Dr. Goldfoot and the Bikini Machine

Dr. Goldfoot and the Bikini Machine

  • 2.9
  • 90 mins
  • Science Fiction


The dastardly Dr. Goldfoot (Vincent Price) and his sidekick, Igor (Jack Mullaney), build a race of bikini-wearing beauties who are designed to win the hearts and fortunes of the most influential men of the world. Before long, the manufactured women begin to succeed, and Robot 11 (Susan Hart) is sent to coax multimillionaire Todd Armstrong (Dwayne Hickman) into handing over his wealth. Government spy Craig Gamble (Frankie Avalon) tracks down Robot 11, but even he isn't immune to her charms.

Short Review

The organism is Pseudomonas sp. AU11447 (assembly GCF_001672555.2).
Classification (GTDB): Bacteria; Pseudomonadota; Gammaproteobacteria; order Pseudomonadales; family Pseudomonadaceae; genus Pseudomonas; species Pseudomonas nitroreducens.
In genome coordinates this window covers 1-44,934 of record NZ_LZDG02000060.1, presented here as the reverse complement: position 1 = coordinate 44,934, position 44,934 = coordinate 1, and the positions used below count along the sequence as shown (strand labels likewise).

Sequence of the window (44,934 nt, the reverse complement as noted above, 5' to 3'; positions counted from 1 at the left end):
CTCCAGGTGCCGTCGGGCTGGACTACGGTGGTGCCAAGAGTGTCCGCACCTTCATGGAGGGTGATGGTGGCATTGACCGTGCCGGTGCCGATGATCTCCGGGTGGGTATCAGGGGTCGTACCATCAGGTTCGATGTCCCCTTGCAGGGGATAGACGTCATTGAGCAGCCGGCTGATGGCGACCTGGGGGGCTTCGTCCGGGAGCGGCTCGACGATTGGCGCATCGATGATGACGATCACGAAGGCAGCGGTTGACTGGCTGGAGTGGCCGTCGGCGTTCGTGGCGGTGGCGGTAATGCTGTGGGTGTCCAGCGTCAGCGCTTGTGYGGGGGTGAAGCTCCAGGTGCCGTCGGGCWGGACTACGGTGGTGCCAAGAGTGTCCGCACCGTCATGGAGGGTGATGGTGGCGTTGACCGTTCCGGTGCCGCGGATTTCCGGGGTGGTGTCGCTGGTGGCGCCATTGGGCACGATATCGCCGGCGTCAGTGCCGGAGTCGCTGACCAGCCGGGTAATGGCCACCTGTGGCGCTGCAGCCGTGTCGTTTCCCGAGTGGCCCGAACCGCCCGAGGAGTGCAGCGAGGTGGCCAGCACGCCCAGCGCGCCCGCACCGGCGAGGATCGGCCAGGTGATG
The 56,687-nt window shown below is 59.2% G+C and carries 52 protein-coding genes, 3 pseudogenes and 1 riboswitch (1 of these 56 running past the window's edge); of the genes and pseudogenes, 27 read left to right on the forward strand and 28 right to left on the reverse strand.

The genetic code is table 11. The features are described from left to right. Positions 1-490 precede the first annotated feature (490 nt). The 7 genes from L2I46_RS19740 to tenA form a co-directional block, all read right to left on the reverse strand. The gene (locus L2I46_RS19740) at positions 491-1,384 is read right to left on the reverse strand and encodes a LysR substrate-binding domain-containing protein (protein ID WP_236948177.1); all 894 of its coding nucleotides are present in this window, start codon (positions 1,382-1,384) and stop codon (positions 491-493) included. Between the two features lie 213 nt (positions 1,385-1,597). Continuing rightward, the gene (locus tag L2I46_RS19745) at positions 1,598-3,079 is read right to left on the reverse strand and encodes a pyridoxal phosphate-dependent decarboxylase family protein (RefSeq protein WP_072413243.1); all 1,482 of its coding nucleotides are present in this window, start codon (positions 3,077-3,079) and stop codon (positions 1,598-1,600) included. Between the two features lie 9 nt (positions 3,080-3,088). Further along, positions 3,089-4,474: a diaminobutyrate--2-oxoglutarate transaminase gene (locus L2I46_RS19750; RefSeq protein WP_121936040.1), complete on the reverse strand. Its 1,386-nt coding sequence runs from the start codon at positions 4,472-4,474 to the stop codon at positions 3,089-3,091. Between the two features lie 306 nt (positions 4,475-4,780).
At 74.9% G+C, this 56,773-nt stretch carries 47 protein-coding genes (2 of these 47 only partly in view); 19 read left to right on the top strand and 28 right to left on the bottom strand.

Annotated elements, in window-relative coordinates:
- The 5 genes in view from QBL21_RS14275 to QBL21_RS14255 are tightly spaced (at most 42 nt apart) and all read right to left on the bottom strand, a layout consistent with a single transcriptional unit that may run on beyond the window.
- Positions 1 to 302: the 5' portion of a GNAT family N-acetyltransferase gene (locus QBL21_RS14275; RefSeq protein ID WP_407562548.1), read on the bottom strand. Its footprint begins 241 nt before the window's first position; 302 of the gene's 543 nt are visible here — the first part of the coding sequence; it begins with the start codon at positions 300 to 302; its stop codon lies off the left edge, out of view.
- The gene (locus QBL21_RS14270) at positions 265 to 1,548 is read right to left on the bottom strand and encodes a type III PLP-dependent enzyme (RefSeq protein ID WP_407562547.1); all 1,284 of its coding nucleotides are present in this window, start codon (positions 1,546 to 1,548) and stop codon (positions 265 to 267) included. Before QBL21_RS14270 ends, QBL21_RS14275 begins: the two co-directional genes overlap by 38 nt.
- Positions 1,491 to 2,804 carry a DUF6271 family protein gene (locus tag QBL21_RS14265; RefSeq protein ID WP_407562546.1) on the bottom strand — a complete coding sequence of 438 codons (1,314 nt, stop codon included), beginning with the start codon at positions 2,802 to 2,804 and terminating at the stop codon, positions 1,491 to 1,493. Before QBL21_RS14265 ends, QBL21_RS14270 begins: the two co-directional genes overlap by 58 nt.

Samuel Z. Arkoff and American International Pictures (AIP) strike again! What the Beach Party films were to surfing movies, "Dr. Goldfoot and the Bikini Machine" is to spy pictures. "Beach Party" veteran Frankie Avalon along with TV's Dobie Gillis, Dwayne Hickman, play Craig Gamble and Todd Armstrong (earlier this year Avalon played Todd Armstrong and Hickman played Craig Gamble in AIP's ski themed "Beach Party" knock-off film, "Ski Party"). Avalon is a swinging' 60s spy who partners with millionaire Hickman to stop the mad scientist Dr. Goldfoot, Vincent Price, in his plot to use build bikini-clad robots to seduce influential men around the globe. Just like the Beach Party films, this one is ridiculous and complete fluff, but at the same time the film's unpretentiousness and likable cast are enough to endear audiences. Although the spy craft is not as slick as the campy Flint movies and the cast is not as good as the Beach Party films (it does include cameos by Beach veterans Annette Funicello, Harvey Lembeck, and Fabian), it's still enjoyable fluff if your'e in the right mood. AIP music veteran Les Baxter provided the score, but interestingly AIP cut out all of the musical numbers that were originally planned for the film. The film was a flop in the US, but was a huge hit in Italy, so a sequel was film in Italy, with Prince as the only returning cast member, and was directed by Italian maestro genre filmmaker Mario Bava ("Black Sunday," "Diabolic" "Blood and Black Lace," "Kill, Baby... Kill!" etc.), in what is one of his weaker films, but superior to this original.